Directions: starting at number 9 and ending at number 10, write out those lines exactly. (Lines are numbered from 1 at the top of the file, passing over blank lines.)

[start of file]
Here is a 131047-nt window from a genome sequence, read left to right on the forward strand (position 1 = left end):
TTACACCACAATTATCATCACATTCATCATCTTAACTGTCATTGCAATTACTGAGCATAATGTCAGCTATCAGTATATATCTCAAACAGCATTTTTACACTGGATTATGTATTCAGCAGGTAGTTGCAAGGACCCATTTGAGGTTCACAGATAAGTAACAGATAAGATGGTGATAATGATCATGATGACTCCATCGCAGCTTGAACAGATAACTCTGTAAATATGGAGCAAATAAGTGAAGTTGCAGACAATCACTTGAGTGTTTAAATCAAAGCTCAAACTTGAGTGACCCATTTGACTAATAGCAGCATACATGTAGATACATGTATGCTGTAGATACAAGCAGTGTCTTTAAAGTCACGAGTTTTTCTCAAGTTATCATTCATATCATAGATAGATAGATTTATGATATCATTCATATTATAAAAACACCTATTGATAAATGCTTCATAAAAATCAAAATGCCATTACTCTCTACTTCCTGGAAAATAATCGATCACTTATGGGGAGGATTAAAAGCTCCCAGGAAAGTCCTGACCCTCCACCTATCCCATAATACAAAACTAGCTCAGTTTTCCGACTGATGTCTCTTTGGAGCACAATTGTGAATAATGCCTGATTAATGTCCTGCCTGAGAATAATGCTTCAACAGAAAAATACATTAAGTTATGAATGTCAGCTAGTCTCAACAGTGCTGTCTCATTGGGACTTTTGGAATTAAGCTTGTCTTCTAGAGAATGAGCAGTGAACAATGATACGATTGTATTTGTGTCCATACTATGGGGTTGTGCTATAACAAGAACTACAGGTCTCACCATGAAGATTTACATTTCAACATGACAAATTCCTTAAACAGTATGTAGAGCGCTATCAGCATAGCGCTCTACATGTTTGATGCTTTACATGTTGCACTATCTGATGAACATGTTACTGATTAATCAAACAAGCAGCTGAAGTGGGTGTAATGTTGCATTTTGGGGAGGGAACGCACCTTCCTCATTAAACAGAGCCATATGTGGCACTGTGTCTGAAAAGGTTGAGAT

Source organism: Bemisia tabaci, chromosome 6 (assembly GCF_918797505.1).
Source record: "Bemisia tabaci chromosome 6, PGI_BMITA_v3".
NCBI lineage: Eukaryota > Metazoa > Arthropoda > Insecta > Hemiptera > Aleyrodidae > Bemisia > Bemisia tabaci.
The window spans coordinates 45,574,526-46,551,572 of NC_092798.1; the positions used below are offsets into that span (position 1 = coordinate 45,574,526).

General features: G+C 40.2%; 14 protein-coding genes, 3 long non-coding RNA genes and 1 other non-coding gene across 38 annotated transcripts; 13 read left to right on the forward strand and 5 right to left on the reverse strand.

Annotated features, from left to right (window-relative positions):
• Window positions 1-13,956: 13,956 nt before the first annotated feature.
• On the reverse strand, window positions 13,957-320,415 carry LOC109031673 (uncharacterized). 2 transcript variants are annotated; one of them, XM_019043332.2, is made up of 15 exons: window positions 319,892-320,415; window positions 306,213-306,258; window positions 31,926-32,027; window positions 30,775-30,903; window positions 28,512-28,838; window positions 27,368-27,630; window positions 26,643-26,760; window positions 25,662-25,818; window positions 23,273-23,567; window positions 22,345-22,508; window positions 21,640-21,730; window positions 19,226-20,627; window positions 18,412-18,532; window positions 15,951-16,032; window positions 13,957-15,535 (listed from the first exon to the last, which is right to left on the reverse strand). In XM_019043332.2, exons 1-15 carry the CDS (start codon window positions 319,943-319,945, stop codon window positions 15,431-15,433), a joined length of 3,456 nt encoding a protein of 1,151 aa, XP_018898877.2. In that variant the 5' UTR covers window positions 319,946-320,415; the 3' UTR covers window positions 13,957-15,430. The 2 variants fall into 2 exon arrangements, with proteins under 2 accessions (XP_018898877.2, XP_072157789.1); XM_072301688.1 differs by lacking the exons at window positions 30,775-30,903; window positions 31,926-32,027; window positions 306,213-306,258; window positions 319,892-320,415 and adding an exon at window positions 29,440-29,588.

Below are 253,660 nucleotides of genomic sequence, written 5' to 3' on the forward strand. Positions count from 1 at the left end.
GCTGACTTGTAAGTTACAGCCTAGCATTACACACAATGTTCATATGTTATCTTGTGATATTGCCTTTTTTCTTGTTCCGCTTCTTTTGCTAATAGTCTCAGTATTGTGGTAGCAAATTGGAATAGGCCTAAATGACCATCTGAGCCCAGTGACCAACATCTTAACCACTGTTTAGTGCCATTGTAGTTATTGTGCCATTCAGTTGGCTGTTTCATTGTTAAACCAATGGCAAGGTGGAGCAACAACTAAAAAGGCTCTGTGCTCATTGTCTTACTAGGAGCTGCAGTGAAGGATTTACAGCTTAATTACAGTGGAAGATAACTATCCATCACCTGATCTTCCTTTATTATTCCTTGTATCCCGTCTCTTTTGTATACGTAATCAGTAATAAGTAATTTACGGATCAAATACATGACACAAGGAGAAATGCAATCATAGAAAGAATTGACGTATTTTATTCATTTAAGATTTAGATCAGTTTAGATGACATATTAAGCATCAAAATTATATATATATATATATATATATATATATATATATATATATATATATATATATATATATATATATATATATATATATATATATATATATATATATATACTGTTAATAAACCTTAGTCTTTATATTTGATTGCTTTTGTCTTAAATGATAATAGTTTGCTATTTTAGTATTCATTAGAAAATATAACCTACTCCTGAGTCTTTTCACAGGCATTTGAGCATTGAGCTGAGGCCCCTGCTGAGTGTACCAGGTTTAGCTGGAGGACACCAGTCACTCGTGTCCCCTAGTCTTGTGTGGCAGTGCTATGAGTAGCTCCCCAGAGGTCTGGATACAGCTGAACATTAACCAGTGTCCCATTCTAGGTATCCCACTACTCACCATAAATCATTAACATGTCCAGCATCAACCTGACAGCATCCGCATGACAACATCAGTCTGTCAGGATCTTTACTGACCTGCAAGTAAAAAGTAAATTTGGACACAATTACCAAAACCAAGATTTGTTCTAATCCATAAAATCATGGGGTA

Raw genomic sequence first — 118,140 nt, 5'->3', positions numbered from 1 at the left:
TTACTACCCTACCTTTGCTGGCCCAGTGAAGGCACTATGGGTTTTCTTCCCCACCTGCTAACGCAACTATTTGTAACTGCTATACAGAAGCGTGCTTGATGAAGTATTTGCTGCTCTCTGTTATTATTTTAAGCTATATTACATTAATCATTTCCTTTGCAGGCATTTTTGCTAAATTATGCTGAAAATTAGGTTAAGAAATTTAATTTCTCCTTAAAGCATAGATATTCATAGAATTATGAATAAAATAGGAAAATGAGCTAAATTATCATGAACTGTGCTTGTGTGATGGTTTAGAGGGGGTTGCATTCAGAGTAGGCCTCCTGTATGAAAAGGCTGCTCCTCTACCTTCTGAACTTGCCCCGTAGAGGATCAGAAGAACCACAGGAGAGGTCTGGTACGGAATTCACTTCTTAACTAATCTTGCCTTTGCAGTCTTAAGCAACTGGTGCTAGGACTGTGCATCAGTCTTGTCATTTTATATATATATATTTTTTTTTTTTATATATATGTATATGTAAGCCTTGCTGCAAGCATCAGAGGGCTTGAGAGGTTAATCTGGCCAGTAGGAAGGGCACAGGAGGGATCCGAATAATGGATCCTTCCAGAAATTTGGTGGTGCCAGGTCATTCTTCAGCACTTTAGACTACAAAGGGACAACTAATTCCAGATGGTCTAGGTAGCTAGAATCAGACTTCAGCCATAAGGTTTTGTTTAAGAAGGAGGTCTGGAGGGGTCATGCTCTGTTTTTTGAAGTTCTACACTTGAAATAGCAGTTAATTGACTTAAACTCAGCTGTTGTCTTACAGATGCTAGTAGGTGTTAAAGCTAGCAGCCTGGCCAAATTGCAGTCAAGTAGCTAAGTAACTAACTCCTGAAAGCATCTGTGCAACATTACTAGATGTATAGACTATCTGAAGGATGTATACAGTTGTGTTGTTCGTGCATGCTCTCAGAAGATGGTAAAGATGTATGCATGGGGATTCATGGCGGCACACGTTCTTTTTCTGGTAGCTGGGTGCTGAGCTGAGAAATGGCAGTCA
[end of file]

• Window positions 1-13,956: 13,956 nt before the first annotated feature.
• On the reverse strand, window positions 13,957-320,415 carry LOC109031673 (uncharacterized). 2 transcript variants are annotated; one of them, XM_019043332.2, is made up of 15 exons: window positions 319,892-320,415; window positions 306,213-306,258; window positions 31,926-32,027; window positions 30,775-30,903; window positions 28,512-28,838; window positions 27,368-27,630; window positions 26,643-26,760; window positions 25,662-25,818; window positions 23,273-23,567; window positions 22,345-22,508; window positions 21,640-21,730; window positions 19,226-20,627; window positions 18,412-18,532; window positions 15,951-16,032; window positions 13,957-15,535 (listed from the first exon to the last, which is right to left on the reverse strand). In XM_019043332.2, exons 1-15 carry the CDS (start codon window positions 319,943-319,945, stop codon window positions 15,431-15,433), a joined length of 3,456 nt encoding a protein of 1,151 aa, XP_018898877.2. In that variant the 5' UTR covers window positions 319,946-320,415; the 3' UTR covers window positions 13,957-15,430. The 2 variants fall into 2 exon arrangements, with proteins under 2 accessions (XP_018898877.2, XP_072157789.1); XM_072301688.1 differs by lacking the exons at window positions 30,775-30,903; window positions 31,926-32,027; window positions 306,213-306,258; window positions 319,892-320,415 and adding an exon at window positions 29,440-29,588.